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12 January 2005

Peace in Darfur 2005 Goal, U.N. Envoys Say

Security Council reviews situation in Sudan's Darfur region

By Judy Aita
Washington File United Nations Correspondent

United Nations -- Pressing for peace in Darfur, U.N. Security Council members said January 11 that sanctions against Sudan are still an option even though a peace agreement was signed ending the 20-year-old North-South civil war.

U.S. Ambassador John Danforth said that "sanctions are still on the table" and the United States will press as intensely to achieve peace in the strife-torn Darfur region of western Sudan as it did to end the North-South conflict.

Speaking with journalists after a closed door Security Council meeting with U.N. Special Envoy to Sudan Jan Pronk, Danforth said that "it is important for all parties in Darfur -- the government and the rebels -- to understand that there is a limit to tolerance, and the fact of sanctions is still something to be considered."

Sanctions were discussed during the session, Danforth noted.  Even though some council members are opposed to sanctions as a general principle, "it may be possible to fashion" sanctions in a way that would be agreeable to a majority of council members, he said.

"Everything that can be done, should be done," he added.  "We must be focused."

Danforth said that council members hope the signing of the peace agreement in early January between Khartoum and the Sudan People's Liberation Movement (SPLM) "is going to have a positive effect in respect to Darfur."  That development, along with the presence of African Union troops, who are providing protection for civilians in Darfur, and upcoming changes in the government in Khartoum to include SPLM leader John Garang, are other reasons for optimism, he said.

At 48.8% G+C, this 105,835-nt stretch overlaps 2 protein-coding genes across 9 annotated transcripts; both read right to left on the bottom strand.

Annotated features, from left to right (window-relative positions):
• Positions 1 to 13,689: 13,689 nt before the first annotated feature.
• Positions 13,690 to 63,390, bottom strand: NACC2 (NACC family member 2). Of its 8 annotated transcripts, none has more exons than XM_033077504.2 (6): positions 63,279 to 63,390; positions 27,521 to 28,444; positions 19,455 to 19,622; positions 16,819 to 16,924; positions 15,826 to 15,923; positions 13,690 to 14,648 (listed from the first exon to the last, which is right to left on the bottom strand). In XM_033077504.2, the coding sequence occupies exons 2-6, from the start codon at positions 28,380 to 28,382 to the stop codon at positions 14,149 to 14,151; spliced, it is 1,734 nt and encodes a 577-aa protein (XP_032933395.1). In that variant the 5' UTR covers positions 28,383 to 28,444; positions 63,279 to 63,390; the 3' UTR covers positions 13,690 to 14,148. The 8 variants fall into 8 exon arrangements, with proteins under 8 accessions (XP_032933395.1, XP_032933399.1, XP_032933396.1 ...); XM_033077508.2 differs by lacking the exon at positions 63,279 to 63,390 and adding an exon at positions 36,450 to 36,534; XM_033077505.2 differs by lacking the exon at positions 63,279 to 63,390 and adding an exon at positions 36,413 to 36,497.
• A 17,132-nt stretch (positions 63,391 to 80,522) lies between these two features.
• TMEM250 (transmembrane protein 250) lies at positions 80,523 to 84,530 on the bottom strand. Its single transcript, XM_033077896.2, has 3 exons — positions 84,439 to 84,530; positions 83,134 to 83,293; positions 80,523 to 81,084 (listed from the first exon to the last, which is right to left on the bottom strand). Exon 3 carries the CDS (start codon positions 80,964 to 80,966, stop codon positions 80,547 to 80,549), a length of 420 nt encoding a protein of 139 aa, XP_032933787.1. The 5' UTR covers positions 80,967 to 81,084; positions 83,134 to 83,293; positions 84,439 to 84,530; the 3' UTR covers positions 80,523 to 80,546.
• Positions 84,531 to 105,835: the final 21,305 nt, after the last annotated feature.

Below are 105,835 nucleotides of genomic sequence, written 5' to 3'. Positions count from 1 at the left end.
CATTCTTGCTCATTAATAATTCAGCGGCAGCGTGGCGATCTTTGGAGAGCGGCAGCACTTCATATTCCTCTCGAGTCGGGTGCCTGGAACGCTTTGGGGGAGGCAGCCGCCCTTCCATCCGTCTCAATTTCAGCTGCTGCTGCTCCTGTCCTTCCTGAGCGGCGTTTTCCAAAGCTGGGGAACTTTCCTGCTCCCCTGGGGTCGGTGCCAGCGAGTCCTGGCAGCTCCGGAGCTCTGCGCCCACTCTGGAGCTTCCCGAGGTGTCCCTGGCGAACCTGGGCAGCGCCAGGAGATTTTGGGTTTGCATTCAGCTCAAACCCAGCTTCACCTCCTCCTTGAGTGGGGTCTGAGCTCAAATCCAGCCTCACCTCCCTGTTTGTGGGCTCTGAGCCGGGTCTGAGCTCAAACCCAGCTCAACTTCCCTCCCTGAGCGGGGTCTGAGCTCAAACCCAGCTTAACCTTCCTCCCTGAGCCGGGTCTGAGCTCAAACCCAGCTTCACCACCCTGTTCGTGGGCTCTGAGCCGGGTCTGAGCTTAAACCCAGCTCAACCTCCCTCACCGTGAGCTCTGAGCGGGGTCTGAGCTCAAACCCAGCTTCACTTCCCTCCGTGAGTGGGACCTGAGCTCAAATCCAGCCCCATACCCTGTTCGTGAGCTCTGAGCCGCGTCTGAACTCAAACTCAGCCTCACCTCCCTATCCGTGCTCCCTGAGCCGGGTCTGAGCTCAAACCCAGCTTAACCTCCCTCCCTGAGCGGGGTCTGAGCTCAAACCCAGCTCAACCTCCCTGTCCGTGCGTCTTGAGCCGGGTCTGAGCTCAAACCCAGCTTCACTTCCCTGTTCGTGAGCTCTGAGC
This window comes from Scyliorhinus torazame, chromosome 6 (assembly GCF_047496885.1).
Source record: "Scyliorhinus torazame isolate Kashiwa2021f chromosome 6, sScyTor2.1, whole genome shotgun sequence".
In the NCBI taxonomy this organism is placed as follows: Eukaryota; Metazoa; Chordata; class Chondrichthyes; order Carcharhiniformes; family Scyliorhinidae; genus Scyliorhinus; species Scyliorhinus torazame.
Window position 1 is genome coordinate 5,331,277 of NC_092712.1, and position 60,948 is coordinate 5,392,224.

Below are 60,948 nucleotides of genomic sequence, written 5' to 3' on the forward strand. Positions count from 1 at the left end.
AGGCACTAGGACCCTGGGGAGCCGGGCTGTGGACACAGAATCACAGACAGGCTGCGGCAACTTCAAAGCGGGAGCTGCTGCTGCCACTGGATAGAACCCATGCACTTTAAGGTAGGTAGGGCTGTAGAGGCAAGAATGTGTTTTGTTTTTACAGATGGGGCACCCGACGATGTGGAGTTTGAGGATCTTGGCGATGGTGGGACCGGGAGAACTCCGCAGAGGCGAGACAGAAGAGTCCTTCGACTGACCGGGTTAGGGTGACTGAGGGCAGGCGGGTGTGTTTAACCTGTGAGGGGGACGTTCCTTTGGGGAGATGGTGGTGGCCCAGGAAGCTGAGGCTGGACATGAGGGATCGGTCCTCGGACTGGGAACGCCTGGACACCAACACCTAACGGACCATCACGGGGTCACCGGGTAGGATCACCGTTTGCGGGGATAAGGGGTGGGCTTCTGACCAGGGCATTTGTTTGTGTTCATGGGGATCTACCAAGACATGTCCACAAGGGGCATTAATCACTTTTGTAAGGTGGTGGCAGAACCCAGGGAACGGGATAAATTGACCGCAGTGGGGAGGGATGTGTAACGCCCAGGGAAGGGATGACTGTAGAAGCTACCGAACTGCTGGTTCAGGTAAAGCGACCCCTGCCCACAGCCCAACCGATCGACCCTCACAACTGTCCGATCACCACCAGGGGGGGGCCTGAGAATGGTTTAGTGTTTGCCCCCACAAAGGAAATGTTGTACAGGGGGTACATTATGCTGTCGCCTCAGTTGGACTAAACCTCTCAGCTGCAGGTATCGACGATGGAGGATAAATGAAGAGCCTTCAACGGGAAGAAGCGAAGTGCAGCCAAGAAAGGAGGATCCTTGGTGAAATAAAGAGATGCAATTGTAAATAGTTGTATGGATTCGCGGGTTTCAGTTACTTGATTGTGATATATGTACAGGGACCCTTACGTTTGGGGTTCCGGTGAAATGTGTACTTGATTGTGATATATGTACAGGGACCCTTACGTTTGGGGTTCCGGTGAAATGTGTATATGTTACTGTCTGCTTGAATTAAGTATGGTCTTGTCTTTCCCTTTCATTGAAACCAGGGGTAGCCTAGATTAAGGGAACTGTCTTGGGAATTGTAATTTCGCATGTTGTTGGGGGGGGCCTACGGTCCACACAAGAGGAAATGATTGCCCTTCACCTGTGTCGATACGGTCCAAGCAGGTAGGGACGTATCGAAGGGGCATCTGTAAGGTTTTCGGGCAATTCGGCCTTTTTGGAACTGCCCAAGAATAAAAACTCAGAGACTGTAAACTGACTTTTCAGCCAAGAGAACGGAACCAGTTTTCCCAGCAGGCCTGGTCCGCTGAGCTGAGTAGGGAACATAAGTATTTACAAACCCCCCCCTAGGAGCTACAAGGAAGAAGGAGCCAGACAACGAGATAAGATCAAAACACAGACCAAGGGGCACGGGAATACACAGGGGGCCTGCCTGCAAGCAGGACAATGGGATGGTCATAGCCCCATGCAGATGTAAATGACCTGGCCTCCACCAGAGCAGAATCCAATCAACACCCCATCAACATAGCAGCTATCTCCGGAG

Before becoming the chief U.S. envoy to the United Nations, Danforth was President Bush's special envoy to Sudan.  As president of the Security Council in November 2004, Danforth arranged for an extraordinary council meeting in Nairobi, Kenya, to focus on the peace talks between the government and the SPLM under way there.  By the conclusion of the session, the two sides agreed to finalize a peace pact by the end of 2004.  The deadline was met, and a comprehensive peace agreement was officially signed on January 9, 2005.

The ambassador said that "it is impossible to overstate the importance" of the North-South peace agreement.

"The purpose of the United States' engagement in Sudan is to save people's lives, not to make debating points, not to listen to ourselves speak, but to put forward and support ideas that will actually save people's lives," Danforth said.  "We have certainly done that with respect to the North-South peace agreement."

That peace agreement, he pointed out, "has ended a war that has lasted more than two decades and that has claimed more than 2 million lives, and people are pushing that off the front page as though nothing had happened last Sunday [January 9].  Something big happened last Sunday and it was due in large part to the engagement of the United States in this process.